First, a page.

An ethical leadership program for nursing unit managers.Nurse Educ Today. 2018 Mar; 62:30-35.NE
The aims of this study were to evaluate the effect of an ethical leadership program (ELP) on ethical leadership, organizational citizenship behavior (OCB), and job outcomes of nursing unit managers (UMs) and to examine changes in staff nurses' perception about UMs' EL, OCB, job outcomes, and ethical work environments (EWEs) post-ELP.
A quasi-experimental (pre- and post-test design) study conducted six-month intervention (ELP) using self-reported UM survey (n=44), and staff nurses (n=158) were randomly extracted by two steps.
The Korean version of Ethical Leadership at Work for UMs' self-ethical leadership, the Ethical Leadership Scale for staff nurses' perceived ethical leadership, a 19-item OCB scale, and six dimensions of the medium-sized Copenhagen Psychosocial Questionnaire II for job outcomes and EWEs were administered at baseline and post-intervention.
UMs' ethical leadership scores differed significantly over time in people orientation (p=0.041) and concern for ethical leadership sustainability (p=0.002) adjusting for UM experience duration and nursing unit type. Total mean and level of power-sharing of ethical leadership among UMs with <5years of UM experience improved significantly over time. Of staff nurses' perception changes about UMs' ethical leadership, OCB, job outcomes, and EWEs, significant improvement over time appeared only in EWEs' work influence level (p=0.007).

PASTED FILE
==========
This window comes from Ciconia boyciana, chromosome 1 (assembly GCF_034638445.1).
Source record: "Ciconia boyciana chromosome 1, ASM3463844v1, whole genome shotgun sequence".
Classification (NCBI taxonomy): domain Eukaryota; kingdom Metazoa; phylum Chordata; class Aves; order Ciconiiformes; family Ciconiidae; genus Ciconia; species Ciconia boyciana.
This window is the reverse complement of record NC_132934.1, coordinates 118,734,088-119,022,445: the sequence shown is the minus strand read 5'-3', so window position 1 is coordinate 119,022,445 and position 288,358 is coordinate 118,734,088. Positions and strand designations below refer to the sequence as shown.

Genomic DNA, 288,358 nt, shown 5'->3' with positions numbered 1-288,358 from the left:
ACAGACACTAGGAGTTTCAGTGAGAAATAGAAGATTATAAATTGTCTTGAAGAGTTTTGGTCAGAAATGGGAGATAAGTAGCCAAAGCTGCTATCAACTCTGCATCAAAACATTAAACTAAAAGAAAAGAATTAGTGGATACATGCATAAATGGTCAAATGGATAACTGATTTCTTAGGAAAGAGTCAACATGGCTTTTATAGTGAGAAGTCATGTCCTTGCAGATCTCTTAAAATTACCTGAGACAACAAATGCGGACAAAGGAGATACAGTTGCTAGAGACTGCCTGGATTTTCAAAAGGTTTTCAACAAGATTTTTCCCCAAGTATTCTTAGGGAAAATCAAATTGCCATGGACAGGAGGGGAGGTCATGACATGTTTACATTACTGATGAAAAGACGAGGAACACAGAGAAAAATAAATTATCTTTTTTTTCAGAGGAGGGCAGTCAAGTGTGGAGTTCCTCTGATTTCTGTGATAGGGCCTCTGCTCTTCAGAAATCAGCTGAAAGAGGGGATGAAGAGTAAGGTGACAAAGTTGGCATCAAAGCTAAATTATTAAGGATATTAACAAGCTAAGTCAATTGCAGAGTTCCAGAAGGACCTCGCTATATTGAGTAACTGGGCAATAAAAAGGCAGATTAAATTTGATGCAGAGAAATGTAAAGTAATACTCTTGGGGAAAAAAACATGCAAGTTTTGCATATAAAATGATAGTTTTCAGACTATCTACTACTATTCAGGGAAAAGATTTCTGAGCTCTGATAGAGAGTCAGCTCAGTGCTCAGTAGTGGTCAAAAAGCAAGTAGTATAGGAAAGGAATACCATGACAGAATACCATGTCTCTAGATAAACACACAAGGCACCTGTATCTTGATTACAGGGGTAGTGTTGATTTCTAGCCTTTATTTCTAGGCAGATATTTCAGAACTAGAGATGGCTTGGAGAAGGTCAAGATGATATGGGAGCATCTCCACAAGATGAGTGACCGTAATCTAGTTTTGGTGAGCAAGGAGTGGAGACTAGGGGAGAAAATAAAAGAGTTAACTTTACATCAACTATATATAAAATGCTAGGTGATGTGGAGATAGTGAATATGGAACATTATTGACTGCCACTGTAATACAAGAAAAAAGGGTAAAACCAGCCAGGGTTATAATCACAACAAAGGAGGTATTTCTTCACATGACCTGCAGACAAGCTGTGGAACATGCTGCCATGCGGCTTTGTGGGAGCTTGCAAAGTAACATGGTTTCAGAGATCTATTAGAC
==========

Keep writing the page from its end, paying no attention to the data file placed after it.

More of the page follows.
This study provides useful information for clinical ELP development and examining the program's effect on leadership skills and followers' outcomes. Program facilitation relies on practical training methods, participant motivation, and assessment outcome designs by controlling clinical confounding factors. Findings have implications as an attempt for intervention to promote competencies related to ethical leadership of nursing unit managers.